Bryan Gividen is a member of the Class of 2013 at William & Mary Law School. He has a B.S. in Economics from Brigham Young University. Bryan is the Communications Editor for the William & Mary Law Review, a member of the Moot Court team, and former President of the Federalist Society at the Law School.
Over the past few years, a wide range of people and publications have critiqued legal education. Everyone from the New York Times to law professors themselves have rightly pointed out that law schools need to change to emphasize practical experience. William & Mary has led the charge to implement this feedback it into its program. And that is a huge benefit to current and future students.
I am a recent graduate who can speak about it firsthand. During my final year of school, I have participated in both an externship and one of our clinics. Each has been an incredible experience that has given me “rubber meets road” legal experience.
I externed for the United States Attorney’s Office for the Eastern District of Virginia. In addition to working directly with Assistant U.S. Attorney’s, I have been responsible for writing memorandum and drafts that have been incorporated into documents submitted to federal district courts. Under the local rules of practice, law students enrolled at William & Mary can even appear in court under the supervision of a practicing attorney. For me, that meant trying misdemeanor cases by questioning witnesses, making closing arguments, and recommending sentences.
Perhaps one of the best testaments to William & Mary’s focus on placing students in practical positions was during a recent trial I was a part of. I sat at the prosecution table, another William & Mary student assisted defense counsel, and a third student sat beside the judge’s bench as one of his externs. William & Mary had students engaged in every aspect of the courtroom experience simultaneously. As Rachel Procopio wrote about, sometimes these externships can lead to full-time positions. But even when they do not, they are excellent opportunities for students to get hands-on experience.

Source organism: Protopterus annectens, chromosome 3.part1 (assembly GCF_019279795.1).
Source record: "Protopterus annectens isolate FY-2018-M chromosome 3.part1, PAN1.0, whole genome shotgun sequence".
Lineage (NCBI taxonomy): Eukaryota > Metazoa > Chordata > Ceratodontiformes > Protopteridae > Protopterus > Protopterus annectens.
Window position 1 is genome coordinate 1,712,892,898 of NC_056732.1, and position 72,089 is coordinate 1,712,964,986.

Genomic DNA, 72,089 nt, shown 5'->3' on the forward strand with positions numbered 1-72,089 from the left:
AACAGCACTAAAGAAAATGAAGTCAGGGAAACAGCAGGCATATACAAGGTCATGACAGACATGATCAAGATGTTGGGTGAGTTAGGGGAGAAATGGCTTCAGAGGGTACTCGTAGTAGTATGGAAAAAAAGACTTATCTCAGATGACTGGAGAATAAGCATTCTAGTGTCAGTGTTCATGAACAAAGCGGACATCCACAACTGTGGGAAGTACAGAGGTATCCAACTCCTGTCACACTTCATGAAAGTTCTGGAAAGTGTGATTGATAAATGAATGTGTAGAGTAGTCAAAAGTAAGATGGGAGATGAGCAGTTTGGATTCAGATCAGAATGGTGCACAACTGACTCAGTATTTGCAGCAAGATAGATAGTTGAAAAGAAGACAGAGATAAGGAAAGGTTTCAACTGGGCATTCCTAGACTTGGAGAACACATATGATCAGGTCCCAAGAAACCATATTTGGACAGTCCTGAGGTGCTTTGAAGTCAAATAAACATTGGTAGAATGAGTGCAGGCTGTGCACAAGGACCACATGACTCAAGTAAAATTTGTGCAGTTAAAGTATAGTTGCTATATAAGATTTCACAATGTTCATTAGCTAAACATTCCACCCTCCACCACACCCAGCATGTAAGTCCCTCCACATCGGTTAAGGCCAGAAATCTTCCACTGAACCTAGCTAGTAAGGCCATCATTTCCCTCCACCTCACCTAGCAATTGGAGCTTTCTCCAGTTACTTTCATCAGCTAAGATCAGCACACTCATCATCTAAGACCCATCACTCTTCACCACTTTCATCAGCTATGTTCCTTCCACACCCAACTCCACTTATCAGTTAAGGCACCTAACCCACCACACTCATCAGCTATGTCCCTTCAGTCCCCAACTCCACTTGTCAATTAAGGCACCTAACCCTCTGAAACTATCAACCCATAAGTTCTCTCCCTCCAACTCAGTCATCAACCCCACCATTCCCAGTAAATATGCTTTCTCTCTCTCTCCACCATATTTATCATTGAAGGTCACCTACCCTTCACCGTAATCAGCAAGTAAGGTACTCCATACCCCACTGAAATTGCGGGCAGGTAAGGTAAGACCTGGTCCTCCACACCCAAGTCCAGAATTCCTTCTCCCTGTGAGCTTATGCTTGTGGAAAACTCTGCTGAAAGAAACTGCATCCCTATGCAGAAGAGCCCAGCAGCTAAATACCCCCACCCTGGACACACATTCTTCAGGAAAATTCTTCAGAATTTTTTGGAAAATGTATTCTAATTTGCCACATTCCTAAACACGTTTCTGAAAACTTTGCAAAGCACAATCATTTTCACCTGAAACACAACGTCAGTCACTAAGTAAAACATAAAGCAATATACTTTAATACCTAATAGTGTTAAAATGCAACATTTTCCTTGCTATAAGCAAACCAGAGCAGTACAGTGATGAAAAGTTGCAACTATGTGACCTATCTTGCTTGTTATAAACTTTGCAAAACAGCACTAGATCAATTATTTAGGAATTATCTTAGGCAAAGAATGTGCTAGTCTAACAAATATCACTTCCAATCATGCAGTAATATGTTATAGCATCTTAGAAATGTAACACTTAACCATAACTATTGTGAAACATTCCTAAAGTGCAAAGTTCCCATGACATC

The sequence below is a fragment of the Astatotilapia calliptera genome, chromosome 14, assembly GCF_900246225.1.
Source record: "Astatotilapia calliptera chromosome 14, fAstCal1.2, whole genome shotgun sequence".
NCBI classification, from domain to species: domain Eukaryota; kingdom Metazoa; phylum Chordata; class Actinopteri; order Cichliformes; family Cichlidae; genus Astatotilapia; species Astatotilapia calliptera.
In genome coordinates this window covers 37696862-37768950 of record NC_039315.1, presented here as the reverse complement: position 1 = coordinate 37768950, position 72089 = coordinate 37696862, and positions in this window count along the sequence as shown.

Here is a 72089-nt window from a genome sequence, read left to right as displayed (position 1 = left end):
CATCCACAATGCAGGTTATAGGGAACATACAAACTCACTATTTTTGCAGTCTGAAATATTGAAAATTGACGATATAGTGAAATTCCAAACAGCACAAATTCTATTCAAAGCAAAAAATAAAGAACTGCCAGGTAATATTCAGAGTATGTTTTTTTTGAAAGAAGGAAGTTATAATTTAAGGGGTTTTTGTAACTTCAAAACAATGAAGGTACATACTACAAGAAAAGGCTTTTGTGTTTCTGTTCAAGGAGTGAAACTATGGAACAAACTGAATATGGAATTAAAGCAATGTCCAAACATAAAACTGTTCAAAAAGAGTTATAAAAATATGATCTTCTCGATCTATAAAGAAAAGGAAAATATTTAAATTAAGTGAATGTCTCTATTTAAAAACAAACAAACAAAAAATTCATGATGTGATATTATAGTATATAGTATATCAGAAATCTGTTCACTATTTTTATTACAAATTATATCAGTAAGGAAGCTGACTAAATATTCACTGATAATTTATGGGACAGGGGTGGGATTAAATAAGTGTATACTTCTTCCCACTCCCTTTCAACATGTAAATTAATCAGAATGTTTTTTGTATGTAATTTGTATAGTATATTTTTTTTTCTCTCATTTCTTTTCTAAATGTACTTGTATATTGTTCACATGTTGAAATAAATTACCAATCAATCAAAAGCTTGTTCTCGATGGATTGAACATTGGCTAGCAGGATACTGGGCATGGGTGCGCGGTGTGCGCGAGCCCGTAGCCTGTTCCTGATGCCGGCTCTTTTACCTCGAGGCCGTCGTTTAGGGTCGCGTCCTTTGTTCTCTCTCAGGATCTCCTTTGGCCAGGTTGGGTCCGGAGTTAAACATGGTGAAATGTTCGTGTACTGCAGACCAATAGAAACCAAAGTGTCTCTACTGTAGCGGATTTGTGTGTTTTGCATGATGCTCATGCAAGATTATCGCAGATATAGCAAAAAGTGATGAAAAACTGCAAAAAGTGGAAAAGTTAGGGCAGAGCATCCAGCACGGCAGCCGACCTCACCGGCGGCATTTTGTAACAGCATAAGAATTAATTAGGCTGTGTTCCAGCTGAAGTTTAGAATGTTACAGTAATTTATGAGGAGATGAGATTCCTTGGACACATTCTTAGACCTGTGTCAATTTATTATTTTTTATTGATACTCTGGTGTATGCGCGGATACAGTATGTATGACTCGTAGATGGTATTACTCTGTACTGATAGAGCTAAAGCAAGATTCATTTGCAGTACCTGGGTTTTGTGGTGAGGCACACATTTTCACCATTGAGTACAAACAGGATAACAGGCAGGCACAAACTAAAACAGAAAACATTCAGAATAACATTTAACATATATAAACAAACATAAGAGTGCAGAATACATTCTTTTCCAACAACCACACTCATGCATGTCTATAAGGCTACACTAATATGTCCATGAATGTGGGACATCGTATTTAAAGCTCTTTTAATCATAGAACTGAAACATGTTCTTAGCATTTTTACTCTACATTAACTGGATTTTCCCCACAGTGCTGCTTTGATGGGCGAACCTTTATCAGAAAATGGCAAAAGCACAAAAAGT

Our clinics provide similar experiences. This year I have participated in the Appellate and Supreme Court Clinic. On a weekly basis, a skilled appellate practitioner from a large firm in Washington, D.C., instruct us on appellate advocacy and strategy. Every pair of students in our clinic was assigned a case to write a brief to submit to a federal court. For example, my partner and I were assigned a First Amendment case to be submitted to the Court of Appeals for the D.C. Circuit, a federal court that has been home to Supreme Court Justices like Chief Justice Roberts, Justice Scalia, Justice Thomas, and Justice Ginsburg. The collaborative effort between the students and full-time attorneys has put our weekly sessions into practice. I cannot overstate how valuable the individualized feedback has been to improving my writing and argument skills.
If appellate advocacy is not your thing, William & Mary has other opportunities. Our clinics range from an Innocence Project clinic focused on exonerating wrongfully convicted inmates, to the Veterans’ Benefits Clinic meant to help military veterans with disability claims. A list of our current clinics can be found here.
Whatever your interest is, William & Mary is willing to help you find a way to get practical experience. Whether it’s in a clinic or externship, the school is eager to help students get the skills necessary to hit the ground running after graduation.